What We Talk About When We Talk About Disability: Part 1
Language and terminology around disability is constantly evolving — and as parents, we're often unsure of what words to use when talking about our children’s disabilities. This becomes particularly important when we sit down to talk to our children about advocating for themselves. Over the next few weeks, we’ll break down some of the issues around disability language to help us all better understand the disability community and how to support our children.
To begin the conversation, we reached out to Caitlin Solone, a doctoral candidate, lecturer, and assistant professor of special education at UCLA. Here, she discusses person-first vs. identity-first language, and what is commonly known as “disability porn.”
Person-first vs. identity-first
Among disability communities in both activism and academia, there is an ongoing conversation regarding “person-first” vs. “identity-first” language. Person-first uses terms like “person with a disability” or “person with autism.” Identity-first language uses terms like “disabled person” or “autistic person.”
As the ADA Network explains, “Some people see their disability as an essential part of who they are and prefer to be identified with their disability first.” For example, as the Autistic Self Advocacy Network writes, “When we say ‘Autistic person,’ we recognize, affirm, and validate an individual’s identity as an Autistic person. We recognize the value and worth of that individual as an Autistic person — that being Autistic is not a condition absolutely irreconcilable with regarding people as inherently valuable and worth something.”
Neither of these practices is inherently better than the other. Special X — along with the majority of media organizations — uses person-first terminology. In our case, we have chosen to do this particularly if a child or family’s preference is unknown.
Ultimately, “every child should decide how they want to be identified on their own,” Solone says. “You can talk to your child and say, ‘Some people like to be referred to as this, others like to be referred to as this. There are many options, and no way is right or wrong. Whatever you choose is totally okay.’” Presenting options is often the best way to teach our children to explore their identities, and it’s our job to respect that choice when our child makes it, and again, if or when our child changes their mind.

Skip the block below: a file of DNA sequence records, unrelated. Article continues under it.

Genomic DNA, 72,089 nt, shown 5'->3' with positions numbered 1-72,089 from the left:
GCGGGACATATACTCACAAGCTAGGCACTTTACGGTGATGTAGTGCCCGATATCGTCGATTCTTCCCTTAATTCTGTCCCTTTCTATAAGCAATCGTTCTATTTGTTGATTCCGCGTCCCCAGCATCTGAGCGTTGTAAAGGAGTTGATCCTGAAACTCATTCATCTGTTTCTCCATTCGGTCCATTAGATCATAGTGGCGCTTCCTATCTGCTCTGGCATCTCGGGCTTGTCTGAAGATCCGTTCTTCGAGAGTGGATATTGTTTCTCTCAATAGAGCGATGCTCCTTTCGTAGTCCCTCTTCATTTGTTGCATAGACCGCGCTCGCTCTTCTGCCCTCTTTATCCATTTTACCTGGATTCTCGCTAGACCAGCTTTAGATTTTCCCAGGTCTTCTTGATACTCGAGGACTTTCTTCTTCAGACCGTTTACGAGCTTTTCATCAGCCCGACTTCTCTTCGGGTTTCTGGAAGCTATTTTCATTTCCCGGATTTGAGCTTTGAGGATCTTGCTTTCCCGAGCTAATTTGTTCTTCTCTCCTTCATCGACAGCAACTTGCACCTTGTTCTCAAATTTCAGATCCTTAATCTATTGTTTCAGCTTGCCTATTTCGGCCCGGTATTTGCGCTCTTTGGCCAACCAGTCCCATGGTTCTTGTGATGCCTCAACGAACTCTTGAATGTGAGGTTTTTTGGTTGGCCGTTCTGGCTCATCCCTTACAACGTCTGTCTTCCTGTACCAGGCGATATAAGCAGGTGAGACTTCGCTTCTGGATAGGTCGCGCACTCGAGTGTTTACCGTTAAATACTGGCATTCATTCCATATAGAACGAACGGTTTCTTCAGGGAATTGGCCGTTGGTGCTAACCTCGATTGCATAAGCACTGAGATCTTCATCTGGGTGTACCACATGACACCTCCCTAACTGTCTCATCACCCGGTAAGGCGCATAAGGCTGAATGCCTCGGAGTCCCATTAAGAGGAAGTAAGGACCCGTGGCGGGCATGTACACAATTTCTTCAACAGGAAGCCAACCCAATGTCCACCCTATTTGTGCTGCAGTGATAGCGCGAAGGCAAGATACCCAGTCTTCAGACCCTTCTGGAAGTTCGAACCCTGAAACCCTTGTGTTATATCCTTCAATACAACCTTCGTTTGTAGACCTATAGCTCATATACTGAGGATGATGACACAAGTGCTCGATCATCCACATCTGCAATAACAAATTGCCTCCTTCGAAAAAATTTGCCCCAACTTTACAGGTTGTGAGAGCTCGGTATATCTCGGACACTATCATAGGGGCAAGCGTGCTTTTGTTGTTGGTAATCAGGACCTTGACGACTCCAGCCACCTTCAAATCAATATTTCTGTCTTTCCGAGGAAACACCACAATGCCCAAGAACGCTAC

“At the end of the day,” Solone says, “it’s a personal choice. Most people just want to be referred to by their name.” As parents, what matters is that we acknowledge what our child is most comfortable with, and give them space and opportunities to learn from those who share their disabilities.
On “inspiration porn” and “overcoming” disability
When the brilliant and accomplished Dr. Stephen Hawking, who used a wheelchair and lived with ALS, died in 2018, well-meaning but inherently disrespectful tributes poured in that relied on a problematic trope known as “inspiration porn.” Do you remember seeing an illustration that suggested that, in the afterlife, Dr. Hawking would “finally” be “free” and able to walk again? This implies that a disability is a punishment that people desire to be “freed” from, and it focuses on what Dr. Hawking accomplished “despite" his disability, rather than focusing on what Dr. Hawking accomplished — period. Because this problematic language is often used with good intentions, Solone recommends that we all watch comedian and journalist Stella Young’s Ted Talk — “I’m not your inspiration, thank you very much” — to learn more about avoiding inspiration porn.
“People with disabilities should not be used as objects of your inspiration,” Solone says. If you wouldn’t consider a person’s actions “inspiring” were they not to have a disability, then it’s condescending to “give accolades for things that are commonplace.”
Solone understands why parents may look for examples of “inspiration” without realizing they may be problematic. “My sister has cerebral palsy and an intellectual disability,” she tells us. “When my mom found out, it changed all of the expectations she had planned for her daughter in her head. Whether right or wrong, families can experience a type of ‘grief’ regarding their child’s disability.” The goal, Solone adds, is “supporting parents as they evolve their implicit biases around disability in healthy ways.”
One significant way that we as parents can work on challenging implicit biases is by considering our relationship with the idea of “overcoming” disability. Solone says, “The notion of ‘overcoming’ is problematic because it implies that if parents try really hard and do all the right interventions, and go to the right therapy and doctors, then their child will be better. I think it gives parents hope that their child may somehow, one day, not have a disability anymore. But we’re not trying to make children be someone they’re not. We’re not trying to take away their disability if it’s innately part of who they are.”
So, rather than talking about what our children will “overcome,” focus on what they excel at, and how we can support them in living their best life. That often includes going to the best doctors and therapists, but it doesn’t include “overcoming” a disability that isn’t diminishing their value in the first place.
In conclusion, while disability language is complex and ever-evolving, what’s important is that we stay open to the experiences of adults with disabilities, disability activists and educators, and others in the community who can guide us in seeing and talking with our children about the disabilities that make them who they are so we can help them see themselves as they want to be seen. We look forward to continuing this conversation with all of you.